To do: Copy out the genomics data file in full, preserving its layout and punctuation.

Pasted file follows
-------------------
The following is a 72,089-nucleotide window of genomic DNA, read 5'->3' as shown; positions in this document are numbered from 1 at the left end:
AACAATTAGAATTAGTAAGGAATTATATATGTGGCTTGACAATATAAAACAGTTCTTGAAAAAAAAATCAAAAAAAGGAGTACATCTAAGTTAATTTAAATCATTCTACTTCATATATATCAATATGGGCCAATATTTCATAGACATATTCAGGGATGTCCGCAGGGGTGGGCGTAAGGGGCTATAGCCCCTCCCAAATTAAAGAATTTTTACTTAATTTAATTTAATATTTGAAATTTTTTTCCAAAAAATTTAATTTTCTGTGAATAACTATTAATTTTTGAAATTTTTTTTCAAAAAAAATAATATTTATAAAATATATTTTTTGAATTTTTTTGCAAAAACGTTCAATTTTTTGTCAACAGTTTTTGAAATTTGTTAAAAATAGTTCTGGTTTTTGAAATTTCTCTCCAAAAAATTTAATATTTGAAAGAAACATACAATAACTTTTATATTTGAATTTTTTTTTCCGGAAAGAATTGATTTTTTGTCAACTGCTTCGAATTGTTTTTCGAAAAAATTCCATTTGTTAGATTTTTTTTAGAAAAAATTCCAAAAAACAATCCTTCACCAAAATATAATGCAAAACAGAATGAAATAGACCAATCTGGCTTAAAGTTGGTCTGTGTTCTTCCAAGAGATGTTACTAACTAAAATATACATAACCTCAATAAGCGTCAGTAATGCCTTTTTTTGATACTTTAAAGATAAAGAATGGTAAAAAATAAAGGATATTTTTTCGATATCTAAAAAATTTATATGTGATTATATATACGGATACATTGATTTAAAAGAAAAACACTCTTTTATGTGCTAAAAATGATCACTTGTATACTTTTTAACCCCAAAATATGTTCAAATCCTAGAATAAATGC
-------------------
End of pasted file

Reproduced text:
The following is a 72,089-nucleotide window of genomic DNA, read 5'->3' as shown; positions in this document are numbered from 1 at the left end:
AACAATTAGAATTAGTAAGGAATTATATATGTGGCTTGACAATATAAAACAGTTCTTGAAAAAAAAATCAAAAAAAGGAGTACATCTAAGTTAATTTAAATCATTCTACTTCATATATATCAATATGGGCCAATATTTCATAGACATATTCAGGGATGTCCGCAGGGGTGGGCGTAAGGGGCTATAGCCCCTCCCAAATTAAAGAATTTTTACTTAATTTAATTTAATATTTGAAATTTTTTTCCAAAAAATTTAATTTTCTGTGAATAACTATTAATTTTTGAAATTTTTTTTCAAAAAAAATAATATTTATAAAATATATTTTTTGAATTTTTTTGCAAAAACGTTCAATTTTTTGTCAACAGTTTTTGAAATTTGTTAAAAATAGTTCTGGTTTTTGAAATTTCTCTCCAAAAAATTTAATATTTGAAAGAAACATACAATAACTTTTATATTTGAATTTTTTTTTCCGGAAAGAATTGATTTTTTGTCAACTGCTTCGAATTGTTTTTCGAAAAAATTCCATTTGTTAGATTTTTTTTAGAAAAAATTCCAAAAAACAATCCTTCACCAAAATATAATGCAAAACAGAATGAAATAGACCAATCTGGCTTAAAGTTGGTCTGTGTTCTTCCAAGAGATGTTACTAACTAAAATATACATAACCTCAATAAGCGTCAGTAATGCCTTTTTTTGATACTTTAAAGATAAAGAATGGTAAAAAATAAAGGATATTTTTTCGATATCTAAAAAATTTATATGTGATTATATATACGGATACATTGATTTAAAAGAAAAACACTCTTTTATGTGCTAAAAATGATCACTTGTATACTTTTTAACCCCAAAATATGTTCAAATCCTAGAATAAATGC